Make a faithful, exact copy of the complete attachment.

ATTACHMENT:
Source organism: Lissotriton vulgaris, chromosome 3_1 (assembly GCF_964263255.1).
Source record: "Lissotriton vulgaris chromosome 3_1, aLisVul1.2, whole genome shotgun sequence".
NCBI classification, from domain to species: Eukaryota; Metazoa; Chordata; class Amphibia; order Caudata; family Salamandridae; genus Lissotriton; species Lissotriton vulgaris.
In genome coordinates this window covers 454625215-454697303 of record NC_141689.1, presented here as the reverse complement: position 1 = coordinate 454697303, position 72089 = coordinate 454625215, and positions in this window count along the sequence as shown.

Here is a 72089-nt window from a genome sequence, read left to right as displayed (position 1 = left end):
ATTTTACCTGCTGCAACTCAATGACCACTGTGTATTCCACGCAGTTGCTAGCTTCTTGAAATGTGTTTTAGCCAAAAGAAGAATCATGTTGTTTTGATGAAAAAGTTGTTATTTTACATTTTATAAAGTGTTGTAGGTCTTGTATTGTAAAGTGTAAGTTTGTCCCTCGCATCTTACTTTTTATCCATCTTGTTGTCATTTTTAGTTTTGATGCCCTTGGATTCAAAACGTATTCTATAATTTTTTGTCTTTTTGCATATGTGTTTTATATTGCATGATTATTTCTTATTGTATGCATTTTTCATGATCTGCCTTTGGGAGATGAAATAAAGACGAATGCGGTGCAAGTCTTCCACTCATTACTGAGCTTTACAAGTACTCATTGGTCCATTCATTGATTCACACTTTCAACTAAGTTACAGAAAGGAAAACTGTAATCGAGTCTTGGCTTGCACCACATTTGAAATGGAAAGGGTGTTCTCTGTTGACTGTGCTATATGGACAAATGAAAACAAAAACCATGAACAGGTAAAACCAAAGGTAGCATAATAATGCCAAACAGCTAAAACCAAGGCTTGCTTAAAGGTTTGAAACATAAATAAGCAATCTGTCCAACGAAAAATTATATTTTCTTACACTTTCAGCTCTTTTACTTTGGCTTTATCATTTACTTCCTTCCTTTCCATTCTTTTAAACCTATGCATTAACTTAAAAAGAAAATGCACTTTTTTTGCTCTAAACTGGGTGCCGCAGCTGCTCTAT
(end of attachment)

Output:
Source organism: Lissotriton vulgaris, chromosome 3_1 (assembly GCF_964263255.1).
Source record: "Lissotriton vulgaris chromosome 3_1, aLisVul1.2, whole genome shotgun sequence".
NCBI classification, from domain to species: Eukaryota; Metazoa; Chordata; class Amphibia; order Caudata; family Salamandridae; genus Lissotriton; species Lissotriton vulgaris.
In genome coordinates this window covers 454625215-454697303 of record NC_141689.1, presented here as the reverse complement: position 1 = coordinate 454697303, position 72089 = coordinate 454625215, and positions in this window count along the sequence as shown.

Here is a 72089-nt window from a genome sequence, read left to right as displayed (position 1 = left end):
ATTTTACCTGCTGCAACTCAATGACCACTGTGTATTCCACGCAGTTGCTAGCTTCTTGAAATGTGTTTTAGCCAAAAGAAGAATCATGTTGTTTTGATGAAAAAGTTGTTATTTTACATTTTATAAAGTGTTGTAGGTCTTGTATTGTAAAGTGTAAGTTTGTCCCTCGCATCTTACTTTTTATCCATCTTGTTGTCATTTTTAGTTTTGATGCCCTTGGATTCAAAACGTATTCTATAATTTTTTGTCTTTTTGCATATGTGTTTTATATTGCATGATTATTTCTTATTGTATGCATTTTTCATGATCTGCCTTTGGGAGATGAAATAAAGACGAATGCGGTGCAAGTCTTCCACTCATTACTGAGCTTTACAAGTACTCATTGGTCCATTCATTGATTCACACTTTCAACTAAGTTACAGAAAGGAAAACTGTAATCGAGTCTTGGCTTGCACCACATTTGAAATGGAAAGGGTGTTCTCTGTTGACTGTGCTATATGGACAAATGAAAACAAAAACCATGAACAGGTAAAACCAAAGGTAGCATAATAATGCCAAACAGCTAAAACCAAGGCTTGCTTAAAGGTTTGAAACATAAATAAGCAATCTGTCCAACGAAAAATTATATTTTCTTACACTTTCAGCTCTTTTACTTTGGCTTTATCATTTACTTCCTTCCTTTCCATTCTTTTAAACCTATGCATTAACTTAAAAAGAAAATGCACTTTTTTTGCTCTAAACTGGGTGCCGCAGCTGCTCTAT